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Martin Luther King, Jr and Thomas Merton on War

January 20, 2020

Today we marched from Old Town, Fort Collins, Colorado to the campus of Colorado State University. At the university we heard a powerful AND challenging call to action. A call for us to stop deferring the Dream… to move from the preservation of the Dream to making the Dream manifest in this world through action!

As we marched I thought of the futility of war and how often the military is one of the few options left to men and women of color in a world where more doors are shut than open to them. I also thought of Dr King and Thomas Merton. Both spoke out against the futility of war and the immorality of the Atomic Arms Race and the Vietnam War in particular. Their public protests gained them some enemies in high places in the US Government. Their public protests also helped to raise awareness of the immorality and futility of war.

Dr King delivered an incredibly important sermon against the war when he stepped into the pulpit of New York City’s Riverside Church on April 4th, 1967. The following are some quotes from that speech:

I come to this magnificent house of worship tonight because my conscience leaves me no other choice. I join you in this meeting because I am in deepest agreement with the aims and work of the organization that brought us together, Clergy and Laymen Concerned About Vietnam. The recent statements of your executive committee are the sentiments of my own heart, and I found myself in full accord when I read its opening lines: “A time comes when silence is betrayal.” That time has come for us in relation to Vietnam…

Some of us who have already begun to break the silence of the night have found that the calling to speak is often a vocation of agony, but we must speak. We must speak with all the humility that is appropriate to our limited vision, but we must speak. And we must rejoice as well, for surely this is the first time in our nation’s history that a significant number of its religious leaders have chosen to move beyond the prophesying of smooth patriotism to the high grounds of a firm dissent based upon the mandates of conscience and the reading of history. Perhaps a new spirit is rising among us. If it is, let us trace its movement, and pray that our inner being may be sensitive to its guidance. For we are deeply in need of a new way beyond the darkness that seems so close around us…

Perhaps a more tragic recognition of reality took place when it became clear to me that the war was doing far more than devastating the hopes of the poor at home. It was sending their sons and their brothers and their husbands to fight and to die in extraordinarily high proportions relative to the rest of the population. We were taking the black young men who had been crippled by our society and sending them eight thousand miles away to guarantee liberties in Southeast Asia which they had not found in southwest Georgia and East Harlem. So we have been repeatedly faced with the cruel irony of watching Negro and white boys on TV screens as they kill and die together for a nation that has been unable to seat them together in the same schools. So we watch them in brutal solidarity burning the huts of a poor village, but we realize that they would hardly live on the same block in Chicago. I could not be silent in the face of such cruel manipulation of the poor.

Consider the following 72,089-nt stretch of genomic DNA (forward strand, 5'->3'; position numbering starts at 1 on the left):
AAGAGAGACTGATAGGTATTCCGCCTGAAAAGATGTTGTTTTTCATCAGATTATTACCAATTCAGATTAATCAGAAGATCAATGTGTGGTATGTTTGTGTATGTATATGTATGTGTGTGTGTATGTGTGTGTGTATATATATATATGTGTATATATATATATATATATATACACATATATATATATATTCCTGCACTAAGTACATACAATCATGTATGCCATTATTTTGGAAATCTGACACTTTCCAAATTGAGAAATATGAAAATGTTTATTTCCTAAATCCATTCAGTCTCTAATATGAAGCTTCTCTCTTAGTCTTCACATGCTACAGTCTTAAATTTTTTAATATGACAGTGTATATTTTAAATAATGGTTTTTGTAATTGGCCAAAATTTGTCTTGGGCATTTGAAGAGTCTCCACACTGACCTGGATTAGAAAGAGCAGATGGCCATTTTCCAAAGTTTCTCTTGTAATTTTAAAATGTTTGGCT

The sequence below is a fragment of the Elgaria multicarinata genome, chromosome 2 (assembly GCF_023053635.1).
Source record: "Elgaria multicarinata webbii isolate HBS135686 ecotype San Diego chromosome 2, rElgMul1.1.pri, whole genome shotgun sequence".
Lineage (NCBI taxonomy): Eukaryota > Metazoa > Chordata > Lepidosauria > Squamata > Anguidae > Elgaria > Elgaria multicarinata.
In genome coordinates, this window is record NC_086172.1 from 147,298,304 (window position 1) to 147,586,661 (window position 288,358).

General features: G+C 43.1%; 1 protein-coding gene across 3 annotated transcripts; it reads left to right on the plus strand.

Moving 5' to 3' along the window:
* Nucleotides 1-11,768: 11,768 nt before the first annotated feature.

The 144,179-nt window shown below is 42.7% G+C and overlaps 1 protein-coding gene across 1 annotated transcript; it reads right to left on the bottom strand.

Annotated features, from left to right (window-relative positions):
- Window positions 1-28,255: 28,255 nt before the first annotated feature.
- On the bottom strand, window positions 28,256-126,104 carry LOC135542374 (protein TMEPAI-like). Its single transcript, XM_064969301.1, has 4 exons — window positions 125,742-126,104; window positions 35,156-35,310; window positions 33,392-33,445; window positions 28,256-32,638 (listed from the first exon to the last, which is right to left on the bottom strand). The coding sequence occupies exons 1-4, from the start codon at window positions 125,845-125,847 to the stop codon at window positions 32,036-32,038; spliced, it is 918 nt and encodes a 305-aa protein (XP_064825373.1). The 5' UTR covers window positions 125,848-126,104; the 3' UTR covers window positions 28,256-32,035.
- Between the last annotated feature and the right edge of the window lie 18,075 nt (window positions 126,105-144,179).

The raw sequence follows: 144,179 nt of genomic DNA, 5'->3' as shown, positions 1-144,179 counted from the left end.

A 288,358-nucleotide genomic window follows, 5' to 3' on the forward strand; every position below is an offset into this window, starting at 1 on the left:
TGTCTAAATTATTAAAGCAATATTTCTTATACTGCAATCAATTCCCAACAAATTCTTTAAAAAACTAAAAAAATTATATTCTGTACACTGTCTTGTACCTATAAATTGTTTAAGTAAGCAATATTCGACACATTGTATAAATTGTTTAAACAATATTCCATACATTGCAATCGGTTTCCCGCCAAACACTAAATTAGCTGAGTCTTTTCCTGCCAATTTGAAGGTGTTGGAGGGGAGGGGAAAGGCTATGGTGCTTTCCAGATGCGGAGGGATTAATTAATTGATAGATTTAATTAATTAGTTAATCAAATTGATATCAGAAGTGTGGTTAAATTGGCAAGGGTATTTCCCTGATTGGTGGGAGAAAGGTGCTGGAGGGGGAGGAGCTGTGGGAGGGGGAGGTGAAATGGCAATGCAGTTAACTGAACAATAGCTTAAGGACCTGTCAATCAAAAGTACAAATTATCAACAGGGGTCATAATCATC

It was this turn in his preaching and call to address the violation of the God-given rights of ALL of God’s children that garnered hostility from all corners of this land.

Thomas Merton also endured threats and censure for his own efforts to speak out against the immorality of the Arms Race and the Vietnam War. In a journal entry from October 20th, 1962 Merton wrote the following:

The U.S. is now spending more each year on armament than was spent in any year before 1942 for the entire national budget. The people who demand that the government “interfere” in nothing–just pour money into the armament industry and provide a strong police for “security.” But stay out of everything else! No interference in medicine, mental health, education, etc. etc. But these are the ones who have their way. Never was a country at once shrewder and less wise–shrewd in nonessentials and lunatic in essentials.

On the one hand, Merton’s writings against the war got into the hands of Pope John XXIII and inspired the Holy Father to begin steering the church in the direction of peace instead of the support of the Arms Race and the Military Industrial Complex. In his journal entry of October 16th, 1963 he wrote:

He {Pope John XXIII} said the people of the world want peace. That God will judge severely the rulers who fail in their responsibility to the people.

Nearly sixty years later, this nation has come no closer to walking in the way of peace than it was back then. In fact, the tools of war have only become far worse. The rhetoric from the politicians is even more divisive and hate-filled.

Sadly, there are no easy answers to the ethical quagmire revealed in “humankind’s inhumanity towards humankind.” Yet the challenge remains for us, dear reader. Will we simply memorialize the words of Dr King and trot them out once a year? Will we relegate Merton’s writings to the scholars and the library? Or will we hear the voices of these prophets and others AND respond to their call with ACTION?

That was the challenge I heard today from Dr Ryan Ross (A Biography of Dr Ryan Ross). That is the challenge that will inhabit my waking and sleeping thoughts. It is a challenge that I must respond to!

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